• 11 primary schools (nine in the camps, two in the host community) with 16,377 children
  • 7 Accelerated Learning Programme (ALP) centers with 3,537 students
  • 2 secondary schools with 636 students

Upper Nile State

Maban County in Unity State hosts a total of 144,716 refugees in the four refugee camps (Doro, Yusuf Batil, Gendrassa, and Kaya) of which 60 percent are children. LWF works in all four refugee camps and focuses on education, mandated by UNHCR.

In Maban, LWF manages

  • 36 ECD centers (30 in the camps and 6 in host communities) with 10,402 children
  • 24 school primary schools with 40,890 students
  • 9 ALP centers with 26,098 students
  • 3 secondary schools with 1,225 students
  • 1 vocational training center which reached 197 youth with tailoring training

Education in a difficult environment

Whereas over 70,000 refugee and host community learners are supported by LWF programs in South Sudan, there are still more than 40 percent of children and youth of school-going age out of school. At the same time, one-fifth of the enrolled learners are over age. The teachers continue to manage large classes with an average of 89 learners sharing a classroom. This is almost twice the South Sudanese standard of 50 students per class. With the change in the curriculum, five students have to share a textbook. Only 57 percent of the teachers have been formally trained. More than 100 students have to share a toilet (more than twice the required standard).

Even with these challenges, more than 70 percent of the students sitting on the national examinations in 2020 passed. The majority of them sat the Certificate of Primary Education examinations, qualifying to join secondary school while those who sat for Certificate of Secondary Education examinations are now eligible for tertiary education. Secondary and tertiary education facilities are limited or not available in the camps. Through the UNHCR Facilitated DAFI Refugee Scholarship Program, LWF currently supports 87 refugees through tertiary universities and colleges online and in South Sudan.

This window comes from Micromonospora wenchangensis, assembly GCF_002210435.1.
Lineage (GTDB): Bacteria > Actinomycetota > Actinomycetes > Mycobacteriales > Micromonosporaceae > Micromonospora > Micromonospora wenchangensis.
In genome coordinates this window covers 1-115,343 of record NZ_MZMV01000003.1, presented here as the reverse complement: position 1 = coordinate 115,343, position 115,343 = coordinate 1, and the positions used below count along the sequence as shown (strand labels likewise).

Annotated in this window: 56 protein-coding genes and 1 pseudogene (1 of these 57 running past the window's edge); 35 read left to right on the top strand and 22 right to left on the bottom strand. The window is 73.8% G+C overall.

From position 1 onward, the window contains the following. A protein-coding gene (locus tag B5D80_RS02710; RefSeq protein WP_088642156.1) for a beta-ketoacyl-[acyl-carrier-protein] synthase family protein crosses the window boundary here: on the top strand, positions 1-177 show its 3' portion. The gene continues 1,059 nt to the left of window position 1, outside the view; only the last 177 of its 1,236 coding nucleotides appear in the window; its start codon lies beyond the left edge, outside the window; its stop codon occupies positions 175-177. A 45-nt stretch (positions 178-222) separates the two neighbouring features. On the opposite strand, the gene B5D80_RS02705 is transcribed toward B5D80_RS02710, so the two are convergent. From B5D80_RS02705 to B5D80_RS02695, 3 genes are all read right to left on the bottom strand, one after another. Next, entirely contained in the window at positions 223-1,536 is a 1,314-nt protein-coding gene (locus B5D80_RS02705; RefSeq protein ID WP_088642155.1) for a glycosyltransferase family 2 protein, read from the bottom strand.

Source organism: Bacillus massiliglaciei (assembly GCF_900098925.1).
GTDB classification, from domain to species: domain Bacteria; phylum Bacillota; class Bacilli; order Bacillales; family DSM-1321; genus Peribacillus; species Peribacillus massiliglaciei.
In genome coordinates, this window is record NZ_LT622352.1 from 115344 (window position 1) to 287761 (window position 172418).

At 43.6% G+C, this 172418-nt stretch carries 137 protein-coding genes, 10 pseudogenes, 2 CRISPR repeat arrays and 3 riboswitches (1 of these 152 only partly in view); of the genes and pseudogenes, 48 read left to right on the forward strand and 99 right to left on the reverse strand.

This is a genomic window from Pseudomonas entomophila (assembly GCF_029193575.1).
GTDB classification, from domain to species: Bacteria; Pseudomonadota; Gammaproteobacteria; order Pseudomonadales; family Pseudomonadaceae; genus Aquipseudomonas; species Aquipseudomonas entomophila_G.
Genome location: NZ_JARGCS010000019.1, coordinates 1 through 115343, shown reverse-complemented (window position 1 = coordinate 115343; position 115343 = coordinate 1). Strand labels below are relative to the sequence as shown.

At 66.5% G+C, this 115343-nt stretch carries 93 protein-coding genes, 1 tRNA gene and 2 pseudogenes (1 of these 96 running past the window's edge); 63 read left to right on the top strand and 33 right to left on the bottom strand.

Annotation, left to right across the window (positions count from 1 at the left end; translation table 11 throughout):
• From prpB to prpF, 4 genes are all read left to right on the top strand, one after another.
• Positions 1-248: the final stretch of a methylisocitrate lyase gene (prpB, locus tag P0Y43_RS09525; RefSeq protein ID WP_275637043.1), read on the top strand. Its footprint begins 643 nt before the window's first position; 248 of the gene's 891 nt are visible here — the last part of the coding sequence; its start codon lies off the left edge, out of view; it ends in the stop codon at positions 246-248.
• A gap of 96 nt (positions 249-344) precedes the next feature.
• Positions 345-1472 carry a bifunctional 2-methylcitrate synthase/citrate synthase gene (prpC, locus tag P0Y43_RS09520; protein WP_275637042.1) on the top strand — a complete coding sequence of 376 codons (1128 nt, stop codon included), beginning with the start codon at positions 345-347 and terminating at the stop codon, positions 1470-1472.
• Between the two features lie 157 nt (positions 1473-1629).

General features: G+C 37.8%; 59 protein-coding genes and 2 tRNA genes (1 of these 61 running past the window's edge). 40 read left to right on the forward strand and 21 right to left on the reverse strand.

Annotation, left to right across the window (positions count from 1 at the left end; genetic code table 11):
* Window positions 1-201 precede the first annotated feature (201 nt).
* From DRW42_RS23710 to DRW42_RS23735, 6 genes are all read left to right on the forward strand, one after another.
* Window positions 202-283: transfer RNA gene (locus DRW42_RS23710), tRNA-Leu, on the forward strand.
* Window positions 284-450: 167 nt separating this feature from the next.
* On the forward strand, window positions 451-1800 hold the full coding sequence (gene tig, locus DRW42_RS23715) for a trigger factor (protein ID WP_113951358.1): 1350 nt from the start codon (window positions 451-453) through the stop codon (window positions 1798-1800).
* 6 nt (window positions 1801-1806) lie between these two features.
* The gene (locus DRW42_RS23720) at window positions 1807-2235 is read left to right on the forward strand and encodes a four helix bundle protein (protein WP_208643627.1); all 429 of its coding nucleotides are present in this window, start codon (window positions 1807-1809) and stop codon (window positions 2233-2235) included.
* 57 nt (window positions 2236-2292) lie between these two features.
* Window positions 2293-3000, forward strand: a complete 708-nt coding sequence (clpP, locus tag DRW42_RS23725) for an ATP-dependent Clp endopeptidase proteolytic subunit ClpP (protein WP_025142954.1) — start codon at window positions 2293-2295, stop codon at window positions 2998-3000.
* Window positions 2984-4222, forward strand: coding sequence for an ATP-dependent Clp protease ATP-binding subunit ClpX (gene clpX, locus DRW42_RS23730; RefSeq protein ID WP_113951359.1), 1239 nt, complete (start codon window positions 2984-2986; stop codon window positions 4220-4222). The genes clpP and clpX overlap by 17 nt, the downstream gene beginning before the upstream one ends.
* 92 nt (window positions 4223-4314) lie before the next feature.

LWF supports child protection with direct support to vulnerable and at-risk children in the mandated camps in Jamjang county, while also mainstreaming protection and psychosocial wellbeing in all the locations where LWF supports education programs. LWF also works towards the inclusion of children with disabilities in the education program and so far over 1000 learners with special needs have been enrolled in schools. These children are supported with specialized learning materials and assistive devices to enable them access to education.

Coordination and Partnership

The LWF works with the Government of South Sudan, particularly with the Ministry of Education and the commission of refugee affairs (CRA), with UNHCR, with other NGO partners working with refugees, and with refugee committees and leaders, as well as the host communities.

LWF also participates in monthly inter-agency coordination platforms at both the national and local levels. This includes participating in meetings that bring together refugee leaders and representatives of all agencies operating in the camps to discuss issues affecting refugees and to share information about ongoing and planned activities.

Updated 6 January 2021


Funding partners include:

  • ACT Alliance
  • ACT Church of Sweden
  • Australian Lutheran World Service
  • BPRM
  • Brot für die Welt
  • Canadian Lutheran World Relief
  • Diakonie Katastrophenhilfe
  • Evangelical Lutheran Church of America (ELCA)
  • Education Cannot Wait (ECW) Committee
  • FinnChurchAid
  • Lutherischer Weltbund-Deutsches Nationalkommittee
  • OCHA
  • Swedish International Development Agency (SIDA)

Help us make a difference in the lives of people in need in Iraq and other places throughout the world.

are learning in LWF schools in South Sudan
Over-Age Learners
have a chance at education through the ALP
who sat their national universal examinations in 2020, passed the exam
DAFI scholarships
give refugees a chance at tertiary education